Rachel remembers all the wonderful support she received following the injury and she wants very much to pay it forward. For years now, she has volunteered weekly at “A Kid Again”, an organization that allows children with life-threatening illnesses to feel like a kid again. Just this last Friday she received the 2016 “Volunteer of the Year” award. How proud she makes us!
There have been many triumphs and also a few set-backs these past ten years. So much has been taken away from Rachel and there are times I become sad when I start dwelling on this, but then all it takes is for Rachel to greet me with a smile after a long day asking me how my day went. I know now all is right with the world again.
We love you, Rachel . . . looking forward to what the next 10 years will bring!
|Posted on August 24, 2015 at 12:05 AM||comments (3)|
Yesterday, marked nine years since my life took a drastic detour. I tried to make the day as normal as possible, but even with my compromised memory, I still can't forget it. Many people consider my greatest trait to be a positive attitude, but even with that, I still have my days. If you would allow me to vent, just for this one day, I'd like for those reading this blog to put yourself in my shoes . . .
Imagine - being a seventeen year old high school student with your whole life ahead of you.
Imagine - running, performing back handsprings, cartwheels, etc.
Imagine - after years of training, earning your independence such as driving, a job, etc.
Imagine - having a close knit group of friends to share your ups and downs with.
Imagine - planning for college to study for your career choice.
Imagine - hoping for that big church wedding with the man of your dreams and starting a family with him.
Now imagine losing it all in a split second!
No college, no driving, no independence, no longer in the same place as your friends, no becoming a school teacher, no becoming a wife and mother, no cartwheels (being lucky to be able to stay upright!), no roller coasters for fear of the bullet becoming dislodged in your brain, sitting around waiting for friends to call, depending on others to take you places. I could go on and on and on, but I think you get the gist!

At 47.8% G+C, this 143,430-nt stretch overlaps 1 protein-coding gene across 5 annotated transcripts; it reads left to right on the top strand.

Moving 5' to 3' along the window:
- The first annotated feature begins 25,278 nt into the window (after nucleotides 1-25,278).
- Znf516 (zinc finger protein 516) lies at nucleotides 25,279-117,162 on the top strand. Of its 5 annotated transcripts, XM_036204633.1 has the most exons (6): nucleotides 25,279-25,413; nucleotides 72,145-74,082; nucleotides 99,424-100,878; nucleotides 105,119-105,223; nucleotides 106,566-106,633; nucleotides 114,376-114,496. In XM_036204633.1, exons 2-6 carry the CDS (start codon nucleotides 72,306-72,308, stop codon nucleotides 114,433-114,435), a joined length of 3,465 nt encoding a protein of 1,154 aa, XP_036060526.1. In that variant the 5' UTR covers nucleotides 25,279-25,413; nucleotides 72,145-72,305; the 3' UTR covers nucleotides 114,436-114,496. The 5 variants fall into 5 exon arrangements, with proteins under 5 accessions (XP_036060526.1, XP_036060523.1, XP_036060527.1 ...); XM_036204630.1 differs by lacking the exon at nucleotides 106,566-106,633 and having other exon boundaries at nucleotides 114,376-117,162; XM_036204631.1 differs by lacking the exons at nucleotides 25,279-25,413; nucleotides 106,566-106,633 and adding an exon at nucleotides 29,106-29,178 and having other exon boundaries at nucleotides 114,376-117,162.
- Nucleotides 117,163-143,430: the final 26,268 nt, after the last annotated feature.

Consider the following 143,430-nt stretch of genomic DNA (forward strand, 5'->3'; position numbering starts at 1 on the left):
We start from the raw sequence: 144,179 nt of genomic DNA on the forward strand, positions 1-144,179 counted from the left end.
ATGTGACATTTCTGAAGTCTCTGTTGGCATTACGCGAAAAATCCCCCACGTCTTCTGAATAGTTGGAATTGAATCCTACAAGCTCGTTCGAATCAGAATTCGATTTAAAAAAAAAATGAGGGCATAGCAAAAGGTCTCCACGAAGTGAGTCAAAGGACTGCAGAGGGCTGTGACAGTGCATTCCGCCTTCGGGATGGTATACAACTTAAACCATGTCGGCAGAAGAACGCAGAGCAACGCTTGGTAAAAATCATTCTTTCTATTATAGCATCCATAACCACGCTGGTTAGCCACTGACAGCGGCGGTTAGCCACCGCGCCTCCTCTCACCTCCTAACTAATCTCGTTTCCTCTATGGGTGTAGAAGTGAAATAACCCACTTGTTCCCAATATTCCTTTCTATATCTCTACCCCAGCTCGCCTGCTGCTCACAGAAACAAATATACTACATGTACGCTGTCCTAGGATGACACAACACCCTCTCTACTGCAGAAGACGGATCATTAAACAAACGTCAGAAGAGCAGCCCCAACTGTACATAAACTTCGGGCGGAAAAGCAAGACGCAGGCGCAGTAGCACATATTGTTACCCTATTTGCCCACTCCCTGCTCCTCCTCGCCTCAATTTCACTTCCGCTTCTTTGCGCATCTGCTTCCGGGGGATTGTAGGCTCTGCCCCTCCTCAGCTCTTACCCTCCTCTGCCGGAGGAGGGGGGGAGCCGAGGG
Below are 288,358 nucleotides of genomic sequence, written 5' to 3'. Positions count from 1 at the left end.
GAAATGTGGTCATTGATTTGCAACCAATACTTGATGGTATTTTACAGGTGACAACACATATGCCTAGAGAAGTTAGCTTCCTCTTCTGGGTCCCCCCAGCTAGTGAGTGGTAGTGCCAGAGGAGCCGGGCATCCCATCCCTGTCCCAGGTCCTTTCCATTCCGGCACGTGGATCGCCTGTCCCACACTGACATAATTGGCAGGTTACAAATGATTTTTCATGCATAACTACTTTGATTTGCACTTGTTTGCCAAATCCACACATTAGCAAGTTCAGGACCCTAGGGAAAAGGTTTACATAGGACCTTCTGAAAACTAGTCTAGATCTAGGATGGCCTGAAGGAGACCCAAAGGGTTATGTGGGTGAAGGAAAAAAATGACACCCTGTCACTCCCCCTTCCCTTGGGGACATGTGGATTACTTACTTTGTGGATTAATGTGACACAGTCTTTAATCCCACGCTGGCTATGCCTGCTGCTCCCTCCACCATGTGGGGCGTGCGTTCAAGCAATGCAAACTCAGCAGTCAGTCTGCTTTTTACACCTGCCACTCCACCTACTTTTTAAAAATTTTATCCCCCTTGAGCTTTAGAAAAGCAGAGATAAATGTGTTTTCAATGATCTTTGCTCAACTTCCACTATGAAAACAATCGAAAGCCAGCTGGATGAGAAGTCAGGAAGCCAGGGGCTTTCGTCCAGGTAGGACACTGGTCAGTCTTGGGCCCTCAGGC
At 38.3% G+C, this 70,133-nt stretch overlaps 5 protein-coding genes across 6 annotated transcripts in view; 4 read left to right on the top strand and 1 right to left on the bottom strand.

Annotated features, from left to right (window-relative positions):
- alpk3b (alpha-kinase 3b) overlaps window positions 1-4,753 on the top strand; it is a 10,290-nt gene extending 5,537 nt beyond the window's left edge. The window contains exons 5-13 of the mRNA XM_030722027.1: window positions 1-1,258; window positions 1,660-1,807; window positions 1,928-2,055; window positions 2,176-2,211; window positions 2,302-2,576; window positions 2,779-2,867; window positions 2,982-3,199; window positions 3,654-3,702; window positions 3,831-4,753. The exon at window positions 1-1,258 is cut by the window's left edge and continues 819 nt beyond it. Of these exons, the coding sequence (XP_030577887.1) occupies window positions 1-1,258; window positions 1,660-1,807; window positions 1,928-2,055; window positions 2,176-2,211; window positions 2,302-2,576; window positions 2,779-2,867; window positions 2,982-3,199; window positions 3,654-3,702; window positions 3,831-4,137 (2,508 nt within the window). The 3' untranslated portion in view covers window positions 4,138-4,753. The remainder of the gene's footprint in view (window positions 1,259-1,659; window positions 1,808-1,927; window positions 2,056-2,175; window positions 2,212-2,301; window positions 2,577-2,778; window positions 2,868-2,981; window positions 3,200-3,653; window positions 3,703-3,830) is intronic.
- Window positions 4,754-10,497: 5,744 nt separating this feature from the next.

Thank you for allowing me to rant! Now, I'll go back to my happy, positive self!
|Posted on November 22, 2014 at 10:15 AM||comments (3)|
I hope each of you had a chance to pick up a copy of "Miracles and Moments of Grace: Inspiring Stories of Survival." The book has been a hot seller, the first edition has already been sold out! I finished reading the book and can assure you, it's well worth your time! Here's a link to the book's Facebook page:
This month, I sat on a panel for the Disability Awareness talk for medical students at The Ohio State University. I was asked to share with the students how my disability impacts my life so they would have a better idea of how to approach future patients with disabilities. The panel consisted of approximately seven people encompassing a variety of disabilities including TBI, Cerebral Palsy, Autism and Paraplegia. I hope that our answers satisfied the questions presented by the medical students.
Also, last month I was the keynote speaker at the Ohio Statehouse for the Governor's Council on People with Disabilities. Below is my bio that was in the program for this annual meeting. I spoke to an audience of about a hundred people. I was so honored to have been asked to speak at this worthy event.
|Posted on August 30, 2014 at 3:35 PM||comments (1)|
Exciting news! "Miracles & Moments of Grace: Inspiring Stories of Survival" has been released and people have already started receiving it. Please consider buying yourself a copy, not just for my story, but also for the other 49 truly inspiring stories of survival. I am honored to be a contributor to this book and if my story can inspire just one person, then mission accomplished! I'm so looking forward to reading the other stories in the book!